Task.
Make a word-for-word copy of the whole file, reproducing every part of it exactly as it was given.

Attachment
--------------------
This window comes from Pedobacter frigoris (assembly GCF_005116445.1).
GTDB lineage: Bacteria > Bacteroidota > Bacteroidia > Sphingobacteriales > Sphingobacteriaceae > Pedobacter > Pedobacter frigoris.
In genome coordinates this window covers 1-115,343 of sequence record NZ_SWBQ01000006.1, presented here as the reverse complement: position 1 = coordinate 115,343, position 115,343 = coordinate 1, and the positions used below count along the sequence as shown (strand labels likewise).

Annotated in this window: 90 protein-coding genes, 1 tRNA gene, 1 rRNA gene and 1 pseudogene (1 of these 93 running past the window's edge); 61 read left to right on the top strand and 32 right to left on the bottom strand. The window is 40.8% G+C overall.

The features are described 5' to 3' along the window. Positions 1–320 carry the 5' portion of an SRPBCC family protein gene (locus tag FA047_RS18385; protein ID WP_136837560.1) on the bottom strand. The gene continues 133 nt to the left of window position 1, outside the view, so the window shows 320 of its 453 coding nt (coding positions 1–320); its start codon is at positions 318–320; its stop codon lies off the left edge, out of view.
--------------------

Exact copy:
This window comes from Pedobacter frigoris (assembly GCF_005116445.1).
GTDB lineage: Bacteria > Bacteroidota > Bacteroidia > Sphingobacteriales > Sphingobacteriaceae > Pedobacter > Pedobacter frigoris.
In genome coordinates this window covers 1-115,343 of sequence record NZ_SWBQ01000006.1, presented here as the reverse complement: position 1 = coordinate 115,343, position 115,343 = coordinate 1, and the positions used below count along the sequence as shown (strand labels likewise).

Annotated in this window: 90 protein-coding genes, 1 tRNA gene, 1 rRNA gene and 1 pseudogene (1 of these 93 running past the window's edge); 61 read left to right on the top strand and 32 right to left on the bottom strand. The window is 40.8% G+C overall.

The features are described 5' to 3' along the window. Positions 1–320 carry the 5' portion of an SRPBCC family protein gene (locus tag FA047_RS18385; protein ID WP_136837560.1) on the bottom strand. The gene continues 133 nt to the left of window position 1, outside the view, so the window shows 320 of its 453 coding nt (coding positions 1–320); its start codon is at positions 318–320; its stop codon lies off the left edge, out of view.